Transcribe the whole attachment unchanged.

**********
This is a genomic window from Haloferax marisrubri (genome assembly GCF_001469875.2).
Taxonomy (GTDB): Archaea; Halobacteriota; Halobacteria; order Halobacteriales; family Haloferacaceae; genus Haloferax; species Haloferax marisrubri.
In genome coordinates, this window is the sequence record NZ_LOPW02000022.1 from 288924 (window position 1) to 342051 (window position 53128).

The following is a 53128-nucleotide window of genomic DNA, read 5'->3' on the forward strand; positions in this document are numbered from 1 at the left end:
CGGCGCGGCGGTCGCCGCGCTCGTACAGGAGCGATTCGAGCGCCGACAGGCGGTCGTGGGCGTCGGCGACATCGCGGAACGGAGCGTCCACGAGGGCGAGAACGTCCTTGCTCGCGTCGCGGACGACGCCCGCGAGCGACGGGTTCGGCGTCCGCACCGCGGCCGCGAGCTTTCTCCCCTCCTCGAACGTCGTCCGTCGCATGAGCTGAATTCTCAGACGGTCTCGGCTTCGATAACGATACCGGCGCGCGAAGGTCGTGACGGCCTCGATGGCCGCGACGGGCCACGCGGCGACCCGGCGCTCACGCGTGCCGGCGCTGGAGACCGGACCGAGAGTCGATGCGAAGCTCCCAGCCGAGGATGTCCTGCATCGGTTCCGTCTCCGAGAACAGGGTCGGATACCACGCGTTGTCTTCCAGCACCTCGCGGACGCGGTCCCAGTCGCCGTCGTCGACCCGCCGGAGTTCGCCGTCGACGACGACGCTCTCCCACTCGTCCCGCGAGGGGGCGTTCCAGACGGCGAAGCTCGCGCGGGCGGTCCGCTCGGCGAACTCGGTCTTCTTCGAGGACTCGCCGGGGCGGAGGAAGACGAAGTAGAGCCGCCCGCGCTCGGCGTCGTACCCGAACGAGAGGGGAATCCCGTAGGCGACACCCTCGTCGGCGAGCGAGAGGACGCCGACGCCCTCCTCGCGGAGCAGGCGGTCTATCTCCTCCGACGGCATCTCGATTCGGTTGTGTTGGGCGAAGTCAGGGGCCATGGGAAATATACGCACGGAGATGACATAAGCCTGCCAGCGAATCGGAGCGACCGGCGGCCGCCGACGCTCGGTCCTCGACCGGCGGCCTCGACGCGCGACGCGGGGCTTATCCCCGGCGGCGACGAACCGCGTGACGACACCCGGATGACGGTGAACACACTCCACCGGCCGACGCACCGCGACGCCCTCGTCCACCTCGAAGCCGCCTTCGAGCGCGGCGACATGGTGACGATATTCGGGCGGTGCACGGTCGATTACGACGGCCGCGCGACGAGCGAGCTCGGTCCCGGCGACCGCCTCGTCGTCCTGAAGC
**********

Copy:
This is a genomic window from Haloferax marisrubri (genome assembly GCF_001469875.2).
Taxonomy (GTDB): Archaea; Halobacteriota; Halobacteria; order Halobacteriales; family Haloferacaceae; genus Haloferax; species Haloferax marisrubri.
In genome coordinates, this window is the sequence record NZ_LOPW02000022.1 from 288924 (window position 1) to 342051 (window position 53128).

The following is a 53128-nucleotide window of genomic DNA, read 5'->3' on the forward strand; positions in this document are numbered from 1 at the left end:
CGGCGCGGCGGTCGCCGCGCTCGTACAGGAGCGATTCGAGCGCCGACAGGCGGTCGTGGGCGTCGGCGACATCGCGGAACGGAGCGTCCACGAGGGCGAGAACGTCCTTGCTCGCGTCGCGGACGACGCCCGCGAGCGACGGGTTCGGCGTCCGCACCGCGGCCGCGAGCTTTCTCCCCTCCTCGAACGTCGTCCGTCGCATGAGCTGAATTCTCAGACGGTCTCGGCTTCGATAACGATACCGGCGCGCGAAGGTCGTGACGGCCTCGATGGCCGCGACGGGCCACGCGGCGACCCGGCGCTCACGCGTGCCGGCGCTGGAGACCGGACCGAGAGTCGATGCGAAGCTCCCAGCCGAGGATGTCCTGCATCGGTTCCGTCTCCGAGAACAGGGTCGGATACCACGCGTTGTCTTCCAGCACCTCGCGGACGCGGTCCCAGTCGCCGTCGTCGACCCGCCGGAGTTCGCCGTCGACGACGACGCTCTCCCACTCGTCCCGCGAGGGGGCGTTCCAGACGGCGAAGCTCGCGCGGGCGGTCCGCTCGGCGAACTCGGTCTTCTTCGAGGACTCGCCGGGGCGGAGGAAGACGAAGTAGAGCCGCCCGCGCTCGGCGTCGTACCCGAACGAGAGGGGAATCCCGTAGGCGACACCCTCGTCGGCGAGCGAGAGGACGCCGACGCCCTCCTCGCGGAGCAGGCGGTCTATCTCCTCCGACGGCATCTCGATTCGGTTGTGTTGGGCGAAGTCAGGGGCCATGGGAAATATACGCACGGAGATGACATAAGCCTGCCAGCGAATCGGAGCGACCGGCGGCCGCCGACGCTCGGTCCTCGACCGGCGGCCTCGACGCGCGACGCGGGGCTTATCCCCGGCGGCGACGAACCGCGTGACGACACCCGGATGACGGTGAACACACTCCACCGGCCGACGCACCGCGACGCCCTCGTCCACCTCGAAGCCGCCTTCGAGCGCGGCGACATGGTGACGATATTCGGGCGGTGCACGGTCGATTACGACGGCCGCGCGACGAGCGAGCTCGGTCCCGGCGACCGCCTCGTCGTCCTGAAGC